Friday, 2 November 2007

Feyerabend and Latour: Must Philosophy of Science cleanse itself of Them?

I was teaching Paul Feyerabend and Bruno Latour earlier today in my MA class (Methodology in Political Science MA).

This followed the usual three defining figures in discussing scientific methodology: Popper, Kuhn and Lakatos. Feyerabend and Latour both develop thin gs which can be found in Kuhn. Like Kuhn, Lakatos rejected Popper's view that all scientific theories are theories which have survived experimental refutation. Lakatos suggested that theories are part of a group of theories, he labelled research programmes. There is no sudden refutation of one theory because the 'refutation' can apply to any one of a large number of theories including theories assumed in make observational instruments. However, a research programme goes through a kind of refutation over time when observational anomolies can only be explained by reducing the empirical scope of the programme.

Kuhn emphasised the non-scientific motivations for accepting or rejecting theories tied up with relations inside the scientific community. Lakatos regards this very warily as social psychology to kept apart from Science Itself.

With Feyerabend the supposed logical consistency of science is dismissed along with any claims that science is justified by observation. There are always various theories which satisfy observations, observations themselves are interpreted as parts of theories, different methods can be used and none is better than another. This violates the concern Popper and Lakatos have with finding a logic of science, a way in which all science is beliefs justified by observations, and logical inferences from observations.

With Latour, it's even worse from the point of view of mainstream philosophy of science. Relativism and contradiction in science? No problem for Latour. Science should be studied anthropologically to grasp the impact of power on scientists. Science can be explained by episodes in cultural history. E.g. 17th Century science is governed by the ideas painters had about the right distance from what is being painted.

Maybe we should try and rescue something from Latour for mainstream epistemology and philosophy of science.

  1. Latour is a direct realist. The objects of observation are real as they appear for us.
  2. Latour is denying the sources of the scepticism which has haunted epistemology since Descartes.
  3. Latour's anthropological approach turns science into a vital human impulse.

And rescuuing Feyerabend

  1. The scope of science takes precedence over contradiction.
  2. Observations should be maximised.
  3. Possible explanations are miximised.

No need to dismiss this as social psychology, or worse. Surely some stuff here for the justificationist epistemologists and philosophy of science types.


wringe said...

I'm all for it. More power to hard-headed realists!

Barry Stocker said...

Hello Bill. Thanks for your comment. Are you accepting the idea that Latour is a hard headed realist? What would you Philosophy of Science friends think?

wringe said...

Well, I think he's certainly a realist - at least in 'The Pasteurization of France' and 'Pandora's Box'.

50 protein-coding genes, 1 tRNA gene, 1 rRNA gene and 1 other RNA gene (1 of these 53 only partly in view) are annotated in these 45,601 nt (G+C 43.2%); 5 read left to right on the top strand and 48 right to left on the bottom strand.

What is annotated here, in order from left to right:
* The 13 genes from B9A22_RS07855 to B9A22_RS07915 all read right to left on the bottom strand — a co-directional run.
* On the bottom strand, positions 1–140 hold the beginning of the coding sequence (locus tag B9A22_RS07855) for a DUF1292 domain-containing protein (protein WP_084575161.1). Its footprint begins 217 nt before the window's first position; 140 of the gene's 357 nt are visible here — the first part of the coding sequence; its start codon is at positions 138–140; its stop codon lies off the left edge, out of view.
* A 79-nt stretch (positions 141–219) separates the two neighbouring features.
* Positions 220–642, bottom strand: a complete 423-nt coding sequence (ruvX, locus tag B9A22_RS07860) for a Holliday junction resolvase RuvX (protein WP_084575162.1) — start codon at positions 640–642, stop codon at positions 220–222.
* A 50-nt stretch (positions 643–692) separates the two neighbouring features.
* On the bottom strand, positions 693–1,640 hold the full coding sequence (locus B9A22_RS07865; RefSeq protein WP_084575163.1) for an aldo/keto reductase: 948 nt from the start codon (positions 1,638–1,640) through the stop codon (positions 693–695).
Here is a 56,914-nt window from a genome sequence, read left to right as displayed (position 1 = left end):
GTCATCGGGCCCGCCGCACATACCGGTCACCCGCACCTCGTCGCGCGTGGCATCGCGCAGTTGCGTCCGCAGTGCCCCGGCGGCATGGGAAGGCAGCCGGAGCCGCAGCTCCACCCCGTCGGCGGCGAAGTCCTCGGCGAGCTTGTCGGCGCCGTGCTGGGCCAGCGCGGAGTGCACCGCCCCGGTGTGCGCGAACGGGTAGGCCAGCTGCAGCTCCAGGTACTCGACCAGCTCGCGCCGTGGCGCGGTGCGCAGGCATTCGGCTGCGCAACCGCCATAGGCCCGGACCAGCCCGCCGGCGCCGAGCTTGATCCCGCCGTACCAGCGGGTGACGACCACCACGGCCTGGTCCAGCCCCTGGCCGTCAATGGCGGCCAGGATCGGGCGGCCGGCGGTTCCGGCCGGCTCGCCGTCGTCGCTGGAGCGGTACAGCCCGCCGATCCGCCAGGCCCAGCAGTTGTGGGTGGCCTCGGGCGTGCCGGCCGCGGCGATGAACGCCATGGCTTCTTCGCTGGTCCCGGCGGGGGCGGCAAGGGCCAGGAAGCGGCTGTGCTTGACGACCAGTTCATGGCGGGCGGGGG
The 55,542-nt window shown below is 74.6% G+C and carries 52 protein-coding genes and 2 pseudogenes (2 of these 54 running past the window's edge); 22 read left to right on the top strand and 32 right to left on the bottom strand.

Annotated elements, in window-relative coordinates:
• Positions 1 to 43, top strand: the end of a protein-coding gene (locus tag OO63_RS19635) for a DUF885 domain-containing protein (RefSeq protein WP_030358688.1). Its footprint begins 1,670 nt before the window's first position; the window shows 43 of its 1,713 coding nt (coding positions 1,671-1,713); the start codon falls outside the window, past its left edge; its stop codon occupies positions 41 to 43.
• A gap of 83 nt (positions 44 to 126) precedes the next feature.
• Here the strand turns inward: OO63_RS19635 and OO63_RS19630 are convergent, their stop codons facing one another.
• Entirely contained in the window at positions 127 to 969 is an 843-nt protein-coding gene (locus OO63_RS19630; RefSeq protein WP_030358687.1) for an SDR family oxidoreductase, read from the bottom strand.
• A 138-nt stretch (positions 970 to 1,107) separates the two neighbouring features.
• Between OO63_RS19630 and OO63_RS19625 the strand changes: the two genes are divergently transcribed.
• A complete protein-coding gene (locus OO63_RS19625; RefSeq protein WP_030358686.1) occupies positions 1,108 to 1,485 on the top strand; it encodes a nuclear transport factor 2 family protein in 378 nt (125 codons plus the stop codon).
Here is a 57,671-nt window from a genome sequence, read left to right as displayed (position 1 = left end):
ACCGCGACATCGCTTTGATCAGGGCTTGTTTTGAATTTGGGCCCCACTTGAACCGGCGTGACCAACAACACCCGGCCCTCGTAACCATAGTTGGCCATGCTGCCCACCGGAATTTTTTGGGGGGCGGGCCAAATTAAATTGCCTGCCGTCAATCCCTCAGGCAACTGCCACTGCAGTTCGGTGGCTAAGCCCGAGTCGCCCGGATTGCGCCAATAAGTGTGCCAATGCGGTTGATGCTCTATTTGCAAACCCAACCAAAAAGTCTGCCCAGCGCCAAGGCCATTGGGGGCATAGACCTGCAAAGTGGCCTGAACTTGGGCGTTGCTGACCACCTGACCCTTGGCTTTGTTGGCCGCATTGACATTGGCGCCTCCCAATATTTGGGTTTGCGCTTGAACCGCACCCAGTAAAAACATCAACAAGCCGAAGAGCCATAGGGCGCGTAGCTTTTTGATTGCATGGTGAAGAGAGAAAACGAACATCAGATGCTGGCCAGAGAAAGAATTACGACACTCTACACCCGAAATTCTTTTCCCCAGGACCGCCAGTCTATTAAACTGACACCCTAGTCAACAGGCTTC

To my discredit, I haven't actually read 'Laboratory Life', which is probably the text which is hardest to square with that characterisation.

Oddly enough, historians of science at Leeds (who shared institutional space with the philosophers of science) - were quite a well-read bunch. It tended to rub off on philosophers too.

Barry Stocker said...

Should I take it that History of Science people are more tolerant of 'constructivism'? That would make sense to me. Do Leeds Phil of Science people have a different approach to most Phi Sci people? How would it compare with Cambridge, for example, where there is a lot of History of Science?

wringe said...

Well, the main difference between Leeds and Cambridge (at least when I was in Leeds) was that historians of science and philosophers of science talked to and respected one another, and generally interacted in a fairly collegial manner.(That's not to say that there wasn't a fair degree of good-natured winding up going on there as well)

I get the impression (from friends who did PhDs in the History and Philosophy of Science department)that the same wasn't true in Cambridge, where there was almost open warfare between the two.

Part of this might have had to do with personalities, and part to do with the fact that the community at Leeds was much smaller (though not negligigible in size) - so if you had too many feuds you ended up without anyone to talk to.

Of course this is all somewhat old news - things have almost certainly changed to some extent in both places. Martin Kusch at Cambridge seems capable of interacting with philosophers, for example, despite having an appointment as a historian of science (really, he's a scoiologist though).

I quite like some of his stuff (eg his book on psychologism) - though I think his historiography is bonkers. More generally I'm quite drawn to philosophers who take the messy details of history seriously (hence my liking for Hacking, who now, I think has a job in France...)

Yes,I think that many historians are inclined to be more sympathetic to constructivism than philosophers are. And many constructivists are historians (eg Simon Schaffer, Steven Shapin etc). I suspect its because constructivists like to stress the arbitrariness of how we got to where we are, and that fits more with a historians sensibility than a philosophers (or at least a philosopher in the anglophone world.)

Barry Stocker said...

Hacking is now a Professor at the College de France, the ultimate accolade in French academia. Foucault had a chair there himself. I'm not quite sure how Hacking fits into the French scene. What you say doesn't seem to leave most Phil of Science looking that good.